Currently I'm doing this:


const FOO = 5;

module.exports = {
    FOO: FOO

And using it in bar.js:

var foo = require('foo');
foo.FOO; // 5

Is there a better way to do this? It feels awkward to declare the constant in the exports object.

  • 6
    If you want to export it, you put it in the exports. What's awkward about that?
    – Alex Wayne
    Dec 21, 2011 at 20:00
  • 8
    I'm used to C# and PHP. I guess I just have to get used to defining each constant twice. Maybe in the future we will have export const FOO = 5;.
    – Tower
    Dec 21, 2011 at 20:07
  • 2
    @Tower The future is now (ES2015)! 2ality.com/2014/09/… Oct 2, 2015 at 20:39
  • 1
    Is this functionally different from the more concise module.exports={FOO:5}; ?
    – Joe Lapp
    Dec 29, 2015 at 23:40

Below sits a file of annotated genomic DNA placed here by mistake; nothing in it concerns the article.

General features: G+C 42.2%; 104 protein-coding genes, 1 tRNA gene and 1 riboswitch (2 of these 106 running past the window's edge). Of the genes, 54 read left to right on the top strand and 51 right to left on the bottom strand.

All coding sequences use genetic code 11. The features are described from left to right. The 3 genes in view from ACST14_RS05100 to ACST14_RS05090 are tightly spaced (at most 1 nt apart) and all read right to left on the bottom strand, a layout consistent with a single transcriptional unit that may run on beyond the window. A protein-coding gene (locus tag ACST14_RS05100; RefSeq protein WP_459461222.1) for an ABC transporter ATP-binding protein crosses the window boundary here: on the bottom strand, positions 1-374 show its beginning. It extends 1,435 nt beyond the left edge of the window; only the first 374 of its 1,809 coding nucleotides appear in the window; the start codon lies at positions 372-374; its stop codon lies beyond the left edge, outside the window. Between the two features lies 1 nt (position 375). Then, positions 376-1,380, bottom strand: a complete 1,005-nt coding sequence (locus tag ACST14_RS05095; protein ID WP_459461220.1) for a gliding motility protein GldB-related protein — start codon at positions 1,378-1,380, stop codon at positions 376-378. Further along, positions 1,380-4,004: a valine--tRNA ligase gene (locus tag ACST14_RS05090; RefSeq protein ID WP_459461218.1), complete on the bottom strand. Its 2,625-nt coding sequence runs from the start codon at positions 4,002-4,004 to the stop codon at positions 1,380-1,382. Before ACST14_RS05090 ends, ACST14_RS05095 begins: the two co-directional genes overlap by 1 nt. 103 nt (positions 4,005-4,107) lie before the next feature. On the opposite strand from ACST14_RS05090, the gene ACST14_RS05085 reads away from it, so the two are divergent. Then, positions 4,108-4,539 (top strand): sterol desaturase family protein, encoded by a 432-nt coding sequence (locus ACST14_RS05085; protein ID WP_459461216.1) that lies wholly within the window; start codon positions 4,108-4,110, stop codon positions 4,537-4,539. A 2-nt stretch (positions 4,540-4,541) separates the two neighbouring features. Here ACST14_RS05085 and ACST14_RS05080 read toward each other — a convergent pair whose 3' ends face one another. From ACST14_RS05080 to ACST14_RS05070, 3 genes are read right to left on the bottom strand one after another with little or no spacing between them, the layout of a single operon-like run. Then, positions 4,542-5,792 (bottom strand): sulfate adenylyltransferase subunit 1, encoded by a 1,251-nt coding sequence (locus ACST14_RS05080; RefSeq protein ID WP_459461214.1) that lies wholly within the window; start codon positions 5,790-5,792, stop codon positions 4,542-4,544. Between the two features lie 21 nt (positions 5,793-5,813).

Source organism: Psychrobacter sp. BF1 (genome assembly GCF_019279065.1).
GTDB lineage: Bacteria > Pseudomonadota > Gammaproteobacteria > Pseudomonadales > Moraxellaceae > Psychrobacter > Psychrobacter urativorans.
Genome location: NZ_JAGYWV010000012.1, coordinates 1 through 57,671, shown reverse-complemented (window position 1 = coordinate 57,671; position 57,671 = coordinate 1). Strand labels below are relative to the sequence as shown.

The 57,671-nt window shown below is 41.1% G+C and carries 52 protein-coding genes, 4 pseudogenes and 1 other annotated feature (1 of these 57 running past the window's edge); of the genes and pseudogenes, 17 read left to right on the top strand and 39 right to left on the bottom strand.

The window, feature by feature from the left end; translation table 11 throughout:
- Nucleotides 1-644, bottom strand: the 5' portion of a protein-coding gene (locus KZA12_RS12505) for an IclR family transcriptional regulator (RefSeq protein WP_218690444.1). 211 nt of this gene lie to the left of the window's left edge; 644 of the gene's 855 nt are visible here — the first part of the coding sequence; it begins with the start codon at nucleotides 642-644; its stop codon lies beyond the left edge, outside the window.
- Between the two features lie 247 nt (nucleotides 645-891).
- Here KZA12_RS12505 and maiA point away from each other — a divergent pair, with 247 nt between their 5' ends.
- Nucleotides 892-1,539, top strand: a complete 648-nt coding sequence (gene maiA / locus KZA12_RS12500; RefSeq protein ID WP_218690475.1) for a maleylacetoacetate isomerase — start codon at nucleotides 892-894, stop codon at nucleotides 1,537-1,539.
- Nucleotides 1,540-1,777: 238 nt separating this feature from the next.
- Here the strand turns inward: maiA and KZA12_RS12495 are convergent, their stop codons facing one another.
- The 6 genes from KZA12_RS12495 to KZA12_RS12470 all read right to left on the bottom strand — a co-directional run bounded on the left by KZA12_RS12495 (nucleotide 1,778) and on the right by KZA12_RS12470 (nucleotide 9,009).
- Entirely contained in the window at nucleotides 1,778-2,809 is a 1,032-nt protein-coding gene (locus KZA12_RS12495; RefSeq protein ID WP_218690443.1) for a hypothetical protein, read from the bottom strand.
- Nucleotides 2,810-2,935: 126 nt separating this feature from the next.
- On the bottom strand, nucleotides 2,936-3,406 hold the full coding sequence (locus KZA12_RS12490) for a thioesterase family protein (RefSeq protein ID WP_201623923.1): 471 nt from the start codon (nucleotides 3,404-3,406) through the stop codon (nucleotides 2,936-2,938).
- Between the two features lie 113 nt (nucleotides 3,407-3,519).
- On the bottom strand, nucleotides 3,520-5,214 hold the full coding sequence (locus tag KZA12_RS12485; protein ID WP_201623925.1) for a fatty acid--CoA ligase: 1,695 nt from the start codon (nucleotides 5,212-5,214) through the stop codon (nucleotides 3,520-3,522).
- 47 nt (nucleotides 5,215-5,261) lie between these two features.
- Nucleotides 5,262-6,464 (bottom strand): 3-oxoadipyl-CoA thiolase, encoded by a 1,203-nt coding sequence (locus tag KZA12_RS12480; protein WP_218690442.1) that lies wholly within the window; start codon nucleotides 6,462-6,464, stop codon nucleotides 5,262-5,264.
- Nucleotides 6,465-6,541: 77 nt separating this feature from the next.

• 3
    It does not only feel akward, it is no constant anymore
    – Ini
    May 7, 2018 at 23:33

13 Answers 13


In my opinion, utilizing Object.freeze allows for a DRYer and more declarative style. My preferred pattern is:


module.exports = Object.freeze({
    MY_CONSTANT: 'some value',
    ANOTHER_CONSTANT: 'another value'


var constants = require('./constants');

console.log(constants.MY_CONSTANT); // 'some value'

constants.MY_CONSTANT = 'some other value';

console.log(constants.MY_CONSTANT); // 'some value'
  • What should it look like if I need to export both constants and functions? Should I put functions in the freeze block too?
    – Tom
    Jun 9, 2016 at 22:21
  • 4
    this approach is better because IDE autocomplete works with it. Nov 14, 2016 at 10:39
  • 1
    @Tom You sure can - developer.mozilla.org/en-US/docs/Web/JavaScript/Reference/… Nov 17, 2016 at 16:43
  • 8